Unlike the state House and Senate maps, which each chamber let the other pass without interfering, two different versions of the congressional map were approved, which led to a conference committee to sort out the differences.
Several, but not all, of the changes made to Senate Bill (SB) 6 by the House were accepted by the conference committee.
Perhaps most notably, Texas’ 9th, 18th, and 29th congressional districts were reconfigured to be shaped more like what they currently do than how they would have been under the original Senate plan.
When SB 6 was first approved by the Senate, Reps. Sheila Jackson Lee (D-TX-18) and Al Green (D-TX-09) would have been drawn into the same district.
Though living outside of congressional district lines does not prohibit an individual from seeking to represent it, Jackson Lee expressed opposition to the proposal.
The conference committee accepted the changes to Harris County made by the House, which puts Jackson Lee back into TX-18, though the new plan still leaves Rep. Dan Crenshaw (R-TX-02) outside of the boundaries of his new district.
Another change that the House and Senate agreed to was to draw Rep. Vicente Gonzalez (D-TX-15) into Texas’ 34th Congressional District, currently held by outgoing Rep. Filemon Vela (D-TX-34).
Gonzalez was already reportedly considering running for TX-34 instead of his current district since he was narrowly reelected in 2020 and the redistricting proposal tilts TX-15 further toward Republicans though still leaving it in tossup territory.
Senate Democrats also expressed opposition to the military installations of Fort Bliss and Lackland Air Force Base being placed into the district of Rep. Tony Gonzales (R-TX-23), and the House voted without opposition to move Fort Bliss back into the district of Rep. Veronica Escobar (D-TX-16).
Under the conference committee report, the majority of Fort Bliss would remain in TX-16, but Gonzales’ district would receive some portions of the base including the airfield.
While several of the House amendments sailed through the process, one that didn’t was a change offered by state Rep. Brooks Landgraf (R-Odessa), which would have increased the number of Hispanic voters in TX-27 and TX-35.
Sen. Joan Huffman (R-Houston), the chair of the Senate Redistricting Committee, repeatedly iterated throughout the process that the maps she drew had been drawn “blind to race.”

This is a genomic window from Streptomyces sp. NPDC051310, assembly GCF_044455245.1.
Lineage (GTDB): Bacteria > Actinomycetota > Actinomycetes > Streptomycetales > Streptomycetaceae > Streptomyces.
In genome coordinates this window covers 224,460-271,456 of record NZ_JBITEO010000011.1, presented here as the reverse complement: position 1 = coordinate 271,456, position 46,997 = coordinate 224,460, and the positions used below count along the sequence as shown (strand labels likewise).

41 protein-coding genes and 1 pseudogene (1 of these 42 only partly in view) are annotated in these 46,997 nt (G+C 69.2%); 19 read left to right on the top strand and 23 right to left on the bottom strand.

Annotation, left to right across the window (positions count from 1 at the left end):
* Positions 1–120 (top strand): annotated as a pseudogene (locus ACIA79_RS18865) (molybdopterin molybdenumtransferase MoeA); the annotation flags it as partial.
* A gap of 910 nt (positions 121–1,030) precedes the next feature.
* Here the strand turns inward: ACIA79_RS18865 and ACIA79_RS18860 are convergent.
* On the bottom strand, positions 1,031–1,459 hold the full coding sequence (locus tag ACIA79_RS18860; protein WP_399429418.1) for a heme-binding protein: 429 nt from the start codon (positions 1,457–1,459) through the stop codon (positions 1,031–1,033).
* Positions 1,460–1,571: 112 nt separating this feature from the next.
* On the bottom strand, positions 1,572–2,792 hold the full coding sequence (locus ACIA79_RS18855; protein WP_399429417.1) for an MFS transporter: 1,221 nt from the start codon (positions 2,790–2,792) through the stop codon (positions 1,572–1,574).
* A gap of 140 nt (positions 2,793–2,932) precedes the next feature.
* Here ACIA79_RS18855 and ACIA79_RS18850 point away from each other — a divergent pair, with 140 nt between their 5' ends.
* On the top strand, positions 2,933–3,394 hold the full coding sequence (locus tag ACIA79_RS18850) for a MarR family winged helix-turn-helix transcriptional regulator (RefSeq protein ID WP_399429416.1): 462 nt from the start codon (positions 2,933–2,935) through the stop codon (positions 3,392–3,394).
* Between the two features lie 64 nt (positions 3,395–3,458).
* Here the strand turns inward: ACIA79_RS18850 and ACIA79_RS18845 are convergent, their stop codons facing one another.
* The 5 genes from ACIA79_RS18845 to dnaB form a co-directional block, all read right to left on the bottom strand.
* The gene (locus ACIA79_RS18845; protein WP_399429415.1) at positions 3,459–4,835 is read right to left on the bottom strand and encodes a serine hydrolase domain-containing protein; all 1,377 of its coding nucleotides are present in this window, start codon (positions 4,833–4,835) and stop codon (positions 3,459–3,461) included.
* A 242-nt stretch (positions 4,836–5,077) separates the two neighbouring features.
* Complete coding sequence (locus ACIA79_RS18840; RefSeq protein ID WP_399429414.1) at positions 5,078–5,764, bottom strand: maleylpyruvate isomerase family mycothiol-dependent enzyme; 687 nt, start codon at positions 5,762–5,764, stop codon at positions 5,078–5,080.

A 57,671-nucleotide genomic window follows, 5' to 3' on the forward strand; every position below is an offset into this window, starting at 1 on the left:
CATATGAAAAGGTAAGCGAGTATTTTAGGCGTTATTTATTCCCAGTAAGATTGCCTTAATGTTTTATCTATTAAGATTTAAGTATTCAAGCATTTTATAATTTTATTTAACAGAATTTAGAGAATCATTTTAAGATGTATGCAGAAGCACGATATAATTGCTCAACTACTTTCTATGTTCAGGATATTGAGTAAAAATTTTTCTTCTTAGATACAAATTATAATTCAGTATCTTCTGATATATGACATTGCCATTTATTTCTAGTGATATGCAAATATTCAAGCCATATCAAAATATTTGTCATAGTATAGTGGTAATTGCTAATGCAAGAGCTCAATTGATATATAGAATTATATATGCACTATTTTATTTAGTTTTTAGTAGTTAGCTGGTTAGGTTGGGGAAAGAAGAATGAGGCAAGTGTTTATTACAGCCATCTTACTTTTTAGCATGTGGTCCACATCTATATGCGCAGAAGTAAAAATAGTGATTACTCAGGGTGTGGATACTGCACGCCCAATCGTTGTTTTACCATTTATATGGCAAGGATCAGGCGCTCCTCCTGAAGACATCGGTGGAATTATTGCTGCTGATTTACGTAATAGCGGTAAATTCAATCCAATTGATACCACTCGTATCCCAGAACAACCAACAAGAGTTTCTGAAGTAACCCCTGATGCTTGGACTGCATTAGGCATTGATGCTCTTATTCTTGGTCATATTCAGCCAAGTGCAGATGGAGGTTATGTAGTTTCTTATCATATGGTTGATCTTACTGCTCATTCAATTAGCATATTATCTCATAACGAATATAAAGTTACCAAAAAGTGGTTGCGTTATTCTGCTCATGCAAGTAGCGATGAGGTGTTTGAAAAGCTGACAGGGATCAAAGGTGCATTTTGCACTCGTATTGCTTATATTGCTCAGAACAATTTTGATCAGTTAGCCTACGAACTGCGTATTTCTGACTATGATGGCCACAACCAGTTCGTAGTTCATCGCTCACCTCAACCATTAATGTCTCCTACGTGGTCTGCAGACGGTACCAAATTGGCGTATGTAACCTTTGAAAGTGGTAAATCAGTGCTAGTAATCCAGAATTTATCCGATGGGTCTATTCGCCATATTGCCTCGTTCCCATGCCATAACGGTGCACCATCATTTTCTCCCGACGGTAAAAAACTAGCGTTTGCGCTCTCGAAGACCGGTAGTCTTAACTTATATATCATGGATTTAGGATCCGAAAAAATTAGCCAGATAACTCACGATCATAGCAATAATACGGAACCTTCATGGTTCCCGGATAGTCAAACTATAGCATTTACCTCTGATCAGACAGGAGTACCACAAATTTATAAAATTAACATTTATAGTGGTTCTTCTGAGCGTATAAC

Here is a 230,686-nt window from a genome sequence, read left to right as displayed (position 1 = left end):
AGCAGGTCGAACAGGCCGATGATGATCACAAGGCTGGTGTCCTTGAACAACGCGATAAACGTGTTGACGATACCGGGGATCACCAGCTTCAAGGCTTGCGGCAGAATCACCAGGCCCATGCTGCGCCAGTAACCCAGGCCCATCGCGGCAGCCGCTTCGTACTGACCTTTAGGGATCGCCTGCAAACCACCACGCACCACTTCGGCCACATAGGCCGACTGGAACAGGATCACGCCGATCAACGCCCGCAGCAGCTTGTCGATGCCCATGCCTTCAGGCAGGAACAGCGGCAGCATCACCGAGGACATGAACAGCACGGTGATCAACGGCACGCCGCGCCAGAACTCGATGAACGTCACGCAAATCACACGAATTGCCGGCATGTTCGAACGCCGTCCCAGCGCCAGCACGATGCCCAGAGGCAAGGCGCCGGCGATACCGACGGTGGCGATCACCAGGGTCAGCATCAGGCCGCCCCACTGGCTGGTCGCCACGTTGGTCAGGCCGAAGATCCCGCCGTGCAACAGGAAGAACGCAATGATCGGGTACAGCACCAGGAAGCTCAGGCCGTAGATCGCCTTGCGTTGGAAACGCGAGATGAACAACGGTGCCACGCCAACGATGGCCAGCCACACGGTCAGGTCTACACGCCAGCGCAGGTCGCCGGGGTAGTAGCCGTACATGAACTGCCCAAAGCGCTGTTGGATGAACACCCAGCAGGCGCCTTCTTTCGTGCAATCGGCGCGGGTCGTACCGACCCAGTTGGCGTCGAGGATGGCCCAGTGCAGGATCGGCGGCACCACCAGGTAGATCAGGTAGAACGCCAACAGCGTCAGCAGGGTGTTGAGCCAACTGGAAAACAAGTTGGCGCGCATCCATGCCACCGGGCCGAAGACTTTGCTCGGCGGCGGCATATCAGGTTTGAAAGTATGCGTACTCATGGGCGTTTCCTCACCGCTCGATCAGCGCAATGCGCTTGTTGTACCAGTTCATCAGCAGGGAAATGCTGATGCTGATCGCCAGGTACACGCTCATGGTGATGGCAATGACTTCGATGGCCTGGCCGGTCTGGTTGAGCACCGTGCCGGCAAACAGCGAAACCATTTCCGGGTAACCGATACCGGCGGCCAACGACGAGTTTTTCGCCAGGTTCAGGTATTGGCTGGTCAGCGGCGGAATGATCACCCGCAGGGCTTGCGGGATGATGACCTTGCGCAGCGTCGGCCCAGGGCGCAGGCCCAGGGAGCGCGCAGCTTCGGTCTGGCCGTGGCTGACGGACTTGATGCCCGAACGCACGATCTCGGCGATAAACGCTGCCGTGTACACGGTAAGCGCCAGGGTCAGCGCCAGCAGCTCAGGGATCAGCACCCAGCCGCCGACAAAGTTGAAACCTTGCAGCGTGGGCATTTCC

Of all the changes made through the House amendments and conference committee, something that did not see any drastic changes is the partisan leanings of the 38 districts.
Though things could change again before the primary election slated for March depending on the outcome of court challenges, the map approved by the legislature shores up Republican support to solidify 23 GOP-leaning districts and 13 Democrat-leaning districts while the remaining two districts could be competitive.
While the vote between the two parties had been split fairly evenly in TX-23 during the elections of 2018 and 2020, the new map shifts that about four percent toward Republicans.
TX-15 also saw a rightward shift, moving from a district that Democrats carried on average with 54 percent during the 2018 and 2020 elections to an average of 52 percent in favor of Democrats. Under the new plan, Trump would have carried the district in 2020 with 51 percent of the vote.
The Texas Partisan Index (TPI) ratings for the new district boundaries compared to the current ones can be found in the table below.
Percentages of partisan leanings are calculated by averaging the median vote Republicans and Democrats received against each other (excluding third party votes) in 2018 with the median vote in 2020. Voting data for the districts was obtained from the Texas Legislative Council.
More information on which seats are open as incumbents announce retirements can be found at The Texan’s War Room.
|District||Current Member||2018-2020 TPI (Current Map)||2018-2020 TPI (C2193)|
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Daniel Friend is a reporter for The Texan. He participated in a Great Books program at Azusa Pacific University and graduated in 2019 with a degree in Political Science. He has studied C.S. Lewis’s science fiction trilogy and in his spare time you might find him writing his own novel partly inspired by the series.